Joe Kaiser, Sports Editor
Winter is coming soon, and those of you not from the warmer parts of the United States may be expecting snow this winter break. Now if there is one kind of wintry mix that a person can have fun in, it’s a combination of steep slopes and lots of snow. Skiing and snowboarding are some of the best perks of winter. However, some people – like many of those who play the sports in these articles – are just not happy with a simple combination.
Enter heli-skiing. This is an extreme sport where skiers and snowboarders are dropped by helicopter into backcountry terrain.
Obviously, helicopters are awesome, but some of you might be asking how this sport is any different from actual skiing. The answer is that it really is not. It is skiing for those who can afford helicopter rides. The important difference is that instead of being bound by ski lifts and ski runs, a heli-skier is able to hit almost any slope. This means that he could ski in a place where no one has ever skied before. In some areas, helicopters will drop the skier at one point, from which the skier must travel to the start of his run. In the United States, however, the helicopter will drop the skier off exactly where he wants to begin the run.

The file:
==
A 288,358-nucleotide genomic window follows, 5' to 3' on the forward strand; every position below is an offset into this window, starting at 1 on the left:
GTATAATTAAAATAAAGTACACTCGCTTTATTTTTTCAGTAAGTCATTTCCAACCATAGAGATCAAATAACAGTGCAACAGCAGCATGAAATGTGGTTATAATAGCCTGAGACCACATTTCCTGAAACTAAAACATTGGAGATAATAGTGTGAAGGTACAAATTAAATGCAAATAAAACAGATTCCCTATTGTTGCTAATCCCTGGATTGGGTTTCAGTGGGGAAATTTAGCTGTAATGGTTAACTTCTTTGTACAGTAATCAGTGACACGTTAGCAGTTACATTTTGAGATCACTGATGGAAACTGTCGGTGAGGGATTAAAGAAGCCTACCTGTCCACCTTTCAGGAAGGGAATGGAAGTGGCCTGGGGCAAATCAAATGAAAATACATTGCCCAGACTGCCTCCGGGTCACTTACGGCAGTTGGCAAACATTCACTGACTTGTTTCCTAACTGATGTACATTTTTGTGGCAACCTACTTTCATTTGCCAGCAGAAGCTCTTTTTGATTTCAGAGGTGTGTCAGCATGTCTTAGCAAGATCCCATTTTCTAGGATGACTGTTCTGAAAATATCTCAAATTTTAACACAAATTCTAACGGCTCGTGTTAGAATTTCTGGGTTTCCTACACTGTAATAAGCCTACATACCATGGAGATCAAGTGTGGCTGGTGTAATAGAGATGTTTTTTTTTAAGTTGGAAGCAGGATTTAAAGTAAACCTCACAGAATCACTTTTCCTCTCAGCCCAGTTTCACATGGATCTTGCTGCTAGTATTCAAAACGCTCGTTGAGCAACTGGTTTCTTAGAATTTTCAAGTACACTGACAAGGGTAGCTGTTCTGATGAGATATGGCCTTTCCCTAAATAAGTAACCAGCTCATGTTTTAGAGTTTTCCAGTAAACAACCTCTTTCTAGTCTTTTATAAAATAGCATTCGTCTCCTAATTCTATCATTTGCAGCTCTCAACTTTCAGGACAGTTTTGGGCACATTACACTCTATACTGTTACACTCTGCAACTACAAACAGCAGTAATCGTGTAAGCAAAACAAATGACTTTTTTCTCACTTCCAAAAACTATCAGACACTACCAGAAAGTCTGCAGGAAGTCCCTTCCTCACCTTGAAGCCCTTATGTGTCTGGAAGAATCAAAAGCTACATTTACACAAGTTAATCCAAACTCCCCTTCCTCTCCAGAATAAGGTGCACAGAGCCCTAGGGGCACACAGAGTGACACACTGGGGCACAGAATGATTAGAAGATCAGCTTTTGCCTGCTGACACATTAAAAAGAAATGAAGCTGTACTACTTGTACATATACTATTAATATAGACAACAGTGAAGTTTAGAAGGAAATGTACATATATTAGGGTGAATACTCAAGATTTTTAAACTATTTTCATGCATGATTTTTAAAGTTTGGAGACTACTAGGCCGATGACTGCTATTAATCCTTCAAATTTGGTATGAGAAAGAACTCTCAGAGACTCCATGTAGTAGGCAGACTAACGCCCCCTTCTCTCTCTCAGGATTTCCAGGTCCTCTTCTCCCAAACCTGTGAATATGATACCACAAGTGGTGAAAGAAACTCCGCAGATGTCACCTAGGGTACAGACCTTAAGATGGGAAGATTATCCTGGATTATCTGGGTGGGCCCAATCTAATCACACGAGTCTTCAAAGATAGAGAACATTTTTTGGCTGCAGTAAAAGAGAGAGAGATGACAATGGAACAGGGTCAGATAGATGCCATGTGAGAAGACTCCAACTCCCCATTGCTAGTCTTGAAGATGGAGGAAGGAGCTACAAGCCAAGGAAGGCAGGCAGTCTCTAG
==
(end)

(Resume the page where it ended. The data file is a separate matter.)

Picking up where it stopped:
The dangers of heli-skiing are much greater than those encountered during an average day at a resort. Skiers must be able to get down the run by themselves, in a variety of kinds of snow. Also, since most heli-skiers ski in places that have never been skied on before, there is a greater chance of triggering an avalanche. With no backup, and a helicopter as his only connection to the rest of the world, a good heli-skier must be able to read the snow and avoid avalanche-prone situations.
If you are still unconvinced as to how rad heli-skiing is, please watch “The Art of Flight,” and see if you do not get an itch to carve up the side of a glacier in Patagonia.